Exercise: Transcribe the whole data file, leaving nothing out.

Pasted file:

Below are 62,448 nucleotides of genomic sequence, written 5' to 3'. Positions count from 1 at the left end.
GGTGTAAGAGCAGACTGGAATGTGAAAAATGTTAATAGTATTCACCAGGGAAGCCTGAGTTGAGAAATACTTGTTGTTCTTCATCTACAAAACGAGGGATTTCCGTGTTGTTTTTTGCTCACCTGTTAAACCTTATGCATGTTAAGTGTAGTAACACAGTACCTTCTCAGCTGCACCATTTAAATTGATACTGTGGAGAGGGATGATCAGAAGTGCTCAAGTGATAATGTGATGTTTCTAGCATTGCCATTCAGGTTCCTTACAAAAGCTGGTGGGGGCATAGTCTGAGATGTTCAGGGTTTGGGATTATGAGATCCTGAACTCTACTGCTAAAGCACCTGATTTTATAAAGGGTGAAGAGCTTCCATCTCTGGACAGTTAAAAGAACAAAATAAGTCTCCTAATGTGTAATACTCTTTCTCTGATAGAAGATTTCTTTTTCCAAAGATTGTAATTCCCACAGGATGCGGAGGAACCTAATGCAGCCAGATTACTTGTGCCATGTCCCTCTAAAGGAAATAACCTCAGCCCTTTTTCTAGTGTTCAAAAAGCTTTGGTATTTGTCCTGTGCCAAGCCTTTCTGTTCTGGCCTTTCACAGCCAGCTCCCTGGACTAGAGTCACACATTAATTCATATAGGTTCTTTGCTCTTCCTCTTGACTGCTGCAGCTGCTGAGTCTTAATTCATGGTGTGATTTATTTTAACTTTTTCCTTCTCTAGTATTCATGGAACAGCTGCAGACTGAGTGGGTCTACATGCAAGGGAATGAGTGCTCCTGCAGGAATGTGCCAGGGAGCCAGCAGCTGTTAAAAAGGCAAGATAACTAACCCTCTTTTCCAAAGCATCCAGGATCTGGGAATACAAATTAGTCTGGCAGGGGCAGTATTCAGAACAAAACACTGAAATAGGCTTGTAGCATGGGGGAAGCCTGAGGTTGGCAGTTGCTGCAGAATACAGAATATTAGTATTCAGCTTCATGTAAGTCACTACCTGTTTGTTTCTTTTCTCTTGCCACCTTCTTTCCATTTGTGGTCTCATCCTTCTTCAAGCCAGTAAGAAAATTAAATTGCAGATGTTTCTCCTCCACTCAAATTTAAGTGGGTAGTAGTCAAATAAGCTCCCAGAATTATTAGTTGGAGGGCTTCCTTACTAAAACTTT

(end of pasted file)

Below are 62,448 nucleotides of genomic sequence, written 5' to 3'. Positions count from 1 at the left end.
GGTGTAAGAGCAGACTGGAATGTGAAAAATGTTAATAGTATTCACCAGGGAAGCCTGAGTTGAGAAATACTTGTTGTTCTTCATCTACAAAACGAGGGATTTCCGTGTTGTTTTTTGCTCACCTGTTAAACCTTATGCATGTTAAGTGTAGTAACACAGTACCTTCTCAGCTGCACCATTTAAATTGATACTGTGGAGAGGGATGATCAGAAGTGCTCAAGTGATAATGTGATGTTTCTAGCATTGCCATTCAGGTTCCTTACAAAAGCTGGTGGGGGCATAGTCTGAGATGTTCAGGGTTTGGGATTATGAGATCCTGAACTCTACTGCTAAAGCACCTGATTTTATAAAGGGTGAAGAGCTTCCATCTCTGGACAGTTAAAAGAACAAAATAAGTCTCCTAATGTGTAATACTCTTTCTCTGATAGAAGATTTCTTTTTCCAAAGATTGTAATTCCCACAGGATGCGGAGGAACCTAATGCAGCCAGATTACTTGTGCCATGTCCCTCTAAAGGAAATAACCTCAGCCCTTTTTCTAGTGTTCAAAAAGCTTTGGTATTTGTCCTGTGCCAAGCCTTTCTGTTCTGGCCTTTCACAGCCAGCTCCCTGGACTAGAGTCACACATTAATTCATATAGGTTCTTTGCTCTTCCTCTTGACTGCTGCAGCTGCTGAGTCTTAATTCATGGTGTGATTTATTTTAACTTTTTCCTTCTCTAGTATTCATGGAACAGCTGCAGACTGAGTGGGTCTACATGCAAGGGAATGAGTGCTCCTGCAGGAATGTGCCAGGGAGCCAGCAGCTGTTAAAAAGGCAAGATAACTAACCCTCTTTTCCAAAGCATCCAGGATCTGGGAATACAAATTAGTCTGGCAGGGGCAGTATTCAGAACAAAACACTGAAATAGGCTTGTAGCATGGGGGAAGCCTGAGGTTGGCAGTTGCTGCAGAATACAGAATATTAGTATTCAGCTTCATGTAAGTCACTACCTGTTTGTTTCTTTTCTCTTGCCACCTTCTTTCCATTTGTGGTCTCATCCTTCTTCAAGCCAGTAAGAAAATTAAATTGCAGATGTTTCTCCTCCACTCAAATTTAAGTGGGTAGTAGTCAAATAAGCTCCCAGAATTATTAGTTGGAGGGCTTCCTTACTAAAACTTT